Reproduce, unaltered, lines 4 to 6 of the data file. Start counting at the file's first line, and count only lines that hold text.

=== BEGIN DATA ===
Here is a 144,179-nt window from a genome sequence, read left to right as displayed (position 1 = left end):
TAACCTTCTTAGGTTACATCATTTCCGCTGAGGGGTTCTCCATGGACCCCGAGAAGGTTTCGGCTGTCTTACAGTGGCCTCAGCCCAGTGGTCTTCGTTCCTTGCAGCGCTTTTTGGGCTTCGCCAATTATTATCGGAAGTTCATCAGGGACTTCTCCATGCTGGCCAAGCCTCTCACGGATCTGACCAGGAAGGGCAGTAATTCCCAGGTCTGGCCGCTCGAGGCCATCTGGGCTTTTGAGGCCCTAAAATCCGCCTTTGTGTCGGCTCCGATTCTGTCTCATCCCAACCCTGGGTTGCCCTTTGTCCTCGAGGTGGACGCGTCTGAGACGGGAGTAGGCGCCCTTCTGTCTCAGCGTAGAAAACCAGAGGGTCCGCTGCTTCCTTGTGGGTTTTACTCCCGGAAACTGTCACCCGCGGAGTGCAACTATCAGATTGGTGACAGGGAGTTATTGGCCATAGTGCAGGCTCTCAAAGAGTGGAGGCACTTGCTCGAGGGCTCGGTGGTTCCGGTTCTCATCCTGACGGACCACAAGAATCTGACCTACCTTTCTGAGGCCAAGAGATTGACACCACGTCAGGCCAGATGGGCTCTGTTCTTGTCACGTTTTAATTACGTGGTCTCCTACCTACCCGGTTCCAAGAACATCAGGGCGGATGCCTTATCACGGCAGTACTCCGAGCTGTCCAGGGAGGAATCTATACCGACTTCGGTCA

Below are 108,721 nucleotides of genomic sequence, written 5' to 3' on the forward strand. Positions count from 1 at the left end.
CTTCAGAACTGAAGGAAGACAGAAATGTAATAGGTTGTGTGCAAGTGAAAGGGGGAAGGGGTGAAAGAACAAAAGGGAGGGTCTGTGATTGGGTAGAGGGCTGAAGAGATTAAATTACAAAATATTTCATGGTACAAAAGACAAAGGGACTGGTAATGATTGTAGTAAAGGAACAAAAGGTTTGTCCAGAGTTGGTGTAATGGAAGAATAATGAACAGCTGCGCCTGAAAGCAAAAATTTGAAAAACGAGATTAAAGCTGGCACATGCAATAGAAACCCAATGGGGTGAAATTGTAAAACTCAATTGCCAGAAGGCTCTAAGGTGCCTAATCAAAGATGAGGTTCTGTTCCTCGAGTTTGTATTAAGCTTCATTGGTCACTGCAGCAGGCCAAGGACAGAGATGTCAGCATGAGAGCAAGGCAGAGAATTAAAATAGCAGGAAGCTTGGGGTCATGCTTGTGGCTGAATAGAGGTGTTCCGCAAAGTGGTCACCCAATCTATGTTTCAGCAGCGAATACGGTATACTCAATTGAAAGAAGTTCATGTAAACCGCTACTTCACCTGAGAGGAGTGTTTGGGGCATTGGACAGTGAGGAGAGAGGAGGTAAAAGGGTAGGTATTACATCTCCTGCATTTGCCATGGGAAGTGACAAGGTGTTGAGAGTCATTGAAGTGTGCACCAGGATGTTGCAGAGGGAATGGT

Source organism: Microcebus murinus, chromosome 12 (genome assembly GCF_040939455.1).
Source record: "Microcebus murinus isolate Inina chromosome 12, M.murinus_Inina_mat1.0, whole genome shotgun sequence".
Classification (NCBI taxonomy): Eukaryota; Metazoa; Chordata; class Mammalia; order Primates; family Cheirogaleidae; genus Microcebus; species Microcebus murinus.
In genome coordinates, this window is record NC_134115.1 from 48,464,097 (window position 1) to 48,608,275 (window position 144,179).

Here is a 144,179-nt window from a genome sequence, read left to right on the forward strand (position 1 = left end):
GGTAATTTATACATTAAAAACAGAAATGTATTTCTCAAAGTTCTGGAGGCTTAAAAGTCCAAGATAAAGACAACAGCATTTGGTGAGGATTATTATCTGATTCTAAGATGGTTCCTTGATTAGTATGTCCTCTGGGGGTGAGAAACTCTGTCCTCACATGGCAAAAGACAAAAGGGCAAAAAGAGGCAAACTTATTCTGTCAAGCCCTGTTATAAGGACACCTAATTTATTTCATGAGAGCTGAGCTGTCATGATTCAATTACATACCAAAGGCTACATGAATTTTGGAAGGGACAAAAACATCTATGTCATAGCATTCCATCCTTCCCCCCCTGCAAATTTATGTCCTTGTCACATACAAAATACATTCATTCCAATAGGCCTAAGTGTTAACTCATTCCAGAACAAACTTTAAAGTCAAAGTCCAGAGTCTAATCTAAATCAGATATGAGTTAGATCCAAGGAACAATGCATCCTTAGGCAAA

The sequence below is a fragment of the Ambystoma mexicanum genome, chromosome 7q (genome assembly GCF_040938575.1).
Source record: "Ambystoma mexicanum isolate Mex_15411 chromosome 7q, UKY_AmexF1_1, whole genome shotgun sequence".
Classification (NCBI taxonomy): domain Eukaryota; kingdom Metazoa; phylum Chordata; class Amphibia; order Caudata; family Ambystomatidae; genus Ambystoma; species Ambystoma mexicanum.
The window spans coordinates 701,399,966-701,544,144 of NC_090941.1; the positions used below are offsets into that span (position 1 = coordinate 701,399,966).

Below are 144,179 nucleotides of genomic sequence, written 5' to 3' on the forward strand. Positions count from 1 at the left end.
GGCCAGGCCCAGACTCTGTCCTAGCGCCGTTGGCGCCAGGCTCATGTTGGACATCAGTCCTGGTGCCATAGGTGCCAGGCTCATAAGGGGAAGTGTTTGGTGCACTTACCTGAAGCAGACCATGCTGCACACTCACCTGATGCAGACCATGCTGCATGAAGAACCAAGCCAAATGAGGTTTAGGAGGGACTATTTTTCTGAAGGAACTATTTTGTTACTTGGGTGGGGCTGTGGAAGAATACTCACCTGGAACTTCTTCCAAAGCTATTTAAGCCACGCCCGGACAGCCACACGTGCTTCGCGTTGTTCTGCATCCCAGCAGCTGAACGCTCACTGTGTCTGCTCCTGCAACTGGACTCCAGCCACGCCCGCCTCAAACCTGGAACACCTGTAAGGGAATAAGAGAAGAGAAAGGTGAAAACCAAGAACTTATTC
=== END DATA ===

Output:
CTTCAGAACTGAAGGAAGACAGAAATGTAATAGGTTGTGTGCAAGTGAAAGGGGGAAGGGGTGAAAGAACAAAAGGGAGGGTCTGTGATTGGGTAGAGGGCTGAAGAGATTAAATTACAAAATATTTCATGGTACAAAAGACAAAGGGACTGGTAATGATTGTAGTAAAGGAACAAAAGGTTTGTCCAGAGTTGGTGTAATGGAAGAATAATGAACAGCTGCGCCTGAAAGCAAAAATTTGAAAAACGAGATTAAAGCTGGCACATGCAATAGAAACCCAATGGGGTGAAATTGTAAAACTCAATTGCCAGAAGGCTCTAAGGTGCCTAATCAAAGATGAGGTTCTGTTCCTCGAGTTTGTATTAAGCTTCATTGGTCACTGCAGCAGGCCAAGGACAGAGATGTCAGCATGAGAGCAAGGCAGAGAATTAAAATAGCAGGAAGCTTGGGGTCATGCTTGTGGCTGAATAGAGGTGTTCCGCAAAGTGGTCACCCAATCTATGTTTCAGCAGCGAATACGGTATACTCAATTGAAAGAAGTTCATGTAAACCGCTACTTCACCTGAGAGGAGTGTTTGGGGCATTGGACAGTGAGGAGAGAGGAGGTAAAAGGGTAGGTATTACATCTCCTGCATTTGCCATGGGAAGTGACAAGGTGTTGAGAGTCATTGAAGTGTGCACCAGGATGTTGCAGAGGGAATGGT

Source organism: Microcebus murinus, chromosome 12 (genome assembly GCF_040939455.1).
Source record: "Microcebus murinus isolate Inina chromosome 12, M.murinus_Inina_mat1.0, whole genome shotgun sequence".